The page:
During our June 29th episode, we welcomed MacFixIt editor Ben Wilson, who talked about troubleshooting the 10.4.7 update and reports of problems with Apple’s Intel-based notebook computers. Macworld’s Rob Griffiths was on hand to evaluate the best available Mac virus protection software, and deliver a possible wish list for Mac OS 10.5 Leopard. In addition, Julian Miller, of Script Software, described some of his company’s shareware applications, such as ChatFX, iClock and others.
On July 6th, we’ll be joined by John Rizzo of MacWindows.com, who will discuss the various ways to run Windows on an Intel-based Mac and whether the 10.4.7 update fixes the remaining cross-platform issues with Tiger. Other guests will be announced shortly.
Things are getting quite wild on our other show, The Paracast, particularly when it comes to the ever-controversial subject of UFOs. On June 27, for example, we talked to Michael Horn, the Authorized American Media Representative for The Billy Meier Contacts. Without going into detail here, Horn has since engaged in a very spirited email debate with the show’s co-host, David Biedny, and is being asked to return on July 11th to bring these ongoing matters to our listeners.
On the evening of July 4th, in the meantime, paranormal investigator Michael Miley talks about altered states of consciousness, out-of-body experiences and remote viewing. Not sure what any of that means? Tune in to find out.
And don’t forget our weekly contests. So far we’ve given away such prizes as iPod shuffles, iPod accessories, memory upgrades, network music players, video tuner/recorders, software and books. More great prizes will be offered in the weeks to come.
If you haven’t heard our program, be sure to visit The Tech Night Owl LIVE Web site to listen to our archives or download the Podcast version. Enjoy.
One thing about Apple Computer that continues to irk industry analysts is that it keeps its product information close to the vest. Every new product release must be trumpeted as a major event, and you can’t do that if everyone knows the intimate details of your roadmap in advance. At the same time, while obeying SEC regulations when it releases its quarterly financial results, some are saying there’s just not enough solid information to determine whether or not the company’s stock should be recommended.
Of course, that’s the analysts’ problem. After all, so long as it isn’t breaking the law, Apple has every right to manage its corporate communications and investor-relations programs the way it wants.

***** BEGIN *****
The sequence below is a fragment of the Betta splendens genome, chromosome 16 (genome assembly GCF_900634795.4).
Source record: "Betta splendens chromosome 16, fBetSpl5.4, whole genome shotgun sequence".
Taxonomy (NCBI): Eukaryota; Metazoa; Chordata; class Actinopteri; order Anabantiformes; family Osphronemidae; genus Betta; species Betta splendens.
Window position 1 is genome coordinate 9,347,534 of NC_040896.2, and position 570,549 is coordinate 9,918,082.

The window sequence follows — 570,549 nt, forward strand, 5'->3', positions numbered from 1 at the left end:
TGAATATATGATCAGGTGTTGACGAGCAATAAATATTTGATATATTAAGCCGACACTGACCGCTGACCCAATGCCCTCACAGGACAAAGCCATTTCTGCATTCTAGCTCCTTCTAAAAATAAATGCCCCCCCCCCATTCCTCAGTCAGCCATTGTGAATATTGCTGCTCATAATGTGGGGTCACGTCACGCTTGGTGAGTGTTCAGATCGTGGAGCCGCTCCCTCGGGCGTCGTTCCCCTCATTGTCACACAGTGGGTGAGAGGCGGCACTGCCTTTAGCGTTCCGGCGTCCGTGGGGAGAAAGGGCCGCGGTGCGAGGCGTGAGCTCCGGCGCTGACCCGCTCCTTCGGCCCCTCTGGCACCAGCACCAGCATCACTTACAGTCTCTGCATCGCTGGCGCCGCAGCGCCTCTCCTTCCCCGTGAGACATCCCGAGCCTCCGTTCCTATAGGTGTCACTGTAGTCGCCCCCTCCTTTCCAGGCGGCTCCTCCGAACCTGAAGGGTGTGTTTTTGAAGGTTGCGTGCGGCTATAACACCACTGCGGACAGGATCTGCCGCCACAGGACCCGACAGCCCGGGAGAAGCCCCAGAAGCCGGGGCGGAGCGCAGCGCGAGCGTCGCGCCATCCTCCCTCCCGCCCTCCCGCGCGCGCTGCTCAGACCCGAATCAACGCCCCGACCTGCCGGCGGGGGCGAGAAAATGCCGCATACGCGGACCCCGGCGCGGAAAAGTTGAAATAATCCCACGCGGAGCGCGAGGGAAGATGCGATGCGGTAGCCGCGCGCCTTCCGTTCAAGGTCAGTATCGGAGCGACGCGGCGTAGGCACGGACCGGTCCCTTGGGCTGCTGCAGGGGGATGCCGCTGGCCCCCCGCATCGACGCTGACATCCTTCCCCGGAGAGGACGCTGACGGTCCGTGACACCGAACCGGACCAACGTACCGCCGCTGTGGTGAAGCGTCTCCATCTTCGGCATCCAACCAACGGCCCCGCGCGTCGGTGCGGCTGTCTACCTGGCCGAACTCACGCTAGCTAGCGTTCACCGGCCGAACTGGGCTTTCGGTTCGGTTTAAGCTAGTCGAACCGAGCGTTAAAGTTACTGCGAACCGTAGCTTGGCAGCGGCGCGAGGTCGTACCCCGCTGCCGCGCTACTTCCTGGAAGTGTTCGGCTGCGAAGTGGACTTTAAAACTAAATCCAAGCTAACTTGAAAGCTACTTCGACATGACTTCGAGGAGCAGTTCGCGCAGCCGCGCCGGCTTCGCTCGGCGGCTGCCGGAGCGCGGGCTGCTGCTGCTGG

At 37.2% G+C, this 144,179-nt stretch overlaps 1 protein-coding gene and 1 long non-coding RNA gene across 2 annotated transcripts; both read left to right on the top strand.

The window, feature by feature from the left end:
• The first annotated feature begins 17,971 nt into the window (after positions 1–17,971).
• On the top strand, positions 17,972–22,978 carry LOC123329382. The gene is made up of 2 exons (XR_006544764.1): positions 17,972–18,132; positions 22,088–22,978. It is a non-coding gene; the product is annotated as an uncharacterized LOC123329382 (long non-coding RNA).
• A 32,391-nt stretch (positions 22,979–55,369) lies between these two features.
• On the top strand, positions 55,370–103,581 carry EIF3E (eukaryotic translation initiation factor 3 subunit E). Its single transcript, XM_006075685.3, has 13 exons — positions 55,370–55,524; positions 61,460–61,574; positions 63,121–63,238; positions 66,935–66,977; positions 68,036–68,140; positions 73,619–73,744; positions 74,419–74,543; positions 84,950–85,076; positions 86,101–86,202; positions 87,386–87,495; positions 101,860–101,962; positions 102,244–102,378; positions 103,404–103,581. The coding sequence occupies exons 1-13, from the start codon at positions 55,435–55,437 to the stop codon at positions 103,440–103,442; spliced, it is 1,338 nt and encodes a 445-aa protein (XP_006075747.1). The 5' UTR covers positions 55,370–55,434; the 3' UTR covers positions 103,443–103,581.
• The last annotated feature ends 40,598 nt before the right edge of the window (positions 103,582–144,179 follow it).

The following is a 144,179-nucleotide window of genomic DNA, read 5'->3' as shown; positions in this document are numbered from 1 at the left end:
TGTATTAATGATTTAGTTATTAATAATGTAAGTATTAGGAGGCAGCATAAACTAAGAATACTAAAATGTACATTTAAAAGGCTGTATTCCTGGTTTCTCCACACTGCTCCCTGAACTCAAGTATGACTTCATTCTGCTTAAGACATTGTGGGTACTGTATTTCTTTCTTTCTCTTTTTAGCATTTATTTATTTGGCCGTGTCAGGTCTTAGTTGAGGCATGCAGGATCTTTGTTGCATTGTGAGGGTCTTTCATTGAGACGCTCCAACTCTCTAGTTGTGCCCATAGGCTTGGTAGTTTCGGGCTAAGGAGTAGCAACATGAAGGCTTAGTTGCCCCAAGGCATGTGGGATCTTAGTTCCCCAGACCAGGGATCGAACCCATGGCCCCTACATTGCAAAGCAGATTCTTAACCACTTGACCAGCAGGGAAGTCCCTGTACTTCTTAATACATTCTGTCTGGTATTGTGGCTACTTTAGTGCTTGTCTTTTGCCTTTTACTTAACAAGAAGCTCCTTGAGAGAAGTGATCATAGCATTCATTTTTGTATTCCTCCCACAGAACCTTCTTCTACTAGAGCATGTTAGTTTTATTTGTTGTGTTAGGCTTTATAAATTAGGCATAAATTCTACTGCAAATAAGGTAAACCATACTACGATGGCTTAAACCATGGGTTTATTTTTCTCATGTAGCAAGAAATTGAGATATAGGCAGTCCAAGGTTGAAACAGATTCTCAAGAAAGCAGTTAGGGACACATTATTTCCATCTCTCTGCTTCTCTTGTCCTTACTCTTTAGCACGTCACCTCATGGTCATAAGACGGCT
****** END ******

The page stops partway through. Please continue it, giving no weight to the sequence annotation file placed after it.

All this naturally opens a widely varying round of rumors and speculation. Tech pundits try to read the tea leaves and come up with some ideas as to what’s going on. A few more dedicated souls might even ask industry analysts whether they have consulted their crystal balls to find out how sales might be going, whether there’s a surfeit or shortage of one product or another in the channel, for example. That might indicate whether there are problems moving a specific iPod or Mac model.
But it’s really not all that easy to do and it’s very easy some fundamental trends to be quite wrong. One reason for this is that Apple moves a lot of its product through its own online and in-store retail network, and you can bet they won’t tell anyone anything about those sales that isn’t approved by corporate management first. That generally means absolutely nothing beyond what you learn in the financials.
That doesn’t mean analysts have no information whatever to offer. Wholesale channels and third party retailers are usually more forthcoming about such things, and there’s always the hope that trends can be extrapolated to Apple’s outlets as well. This may be true, in part, but it’ll never deliver the whole picture, as an Apple store is a totally different breed. When you enter one, the sales experience is quite different, which is why the mass marketers have traditionally had so much difficulty doing right with Macs. That hasn’t stopped Apple from making another attempt at working with Best Buy, but the outcome is far from certain.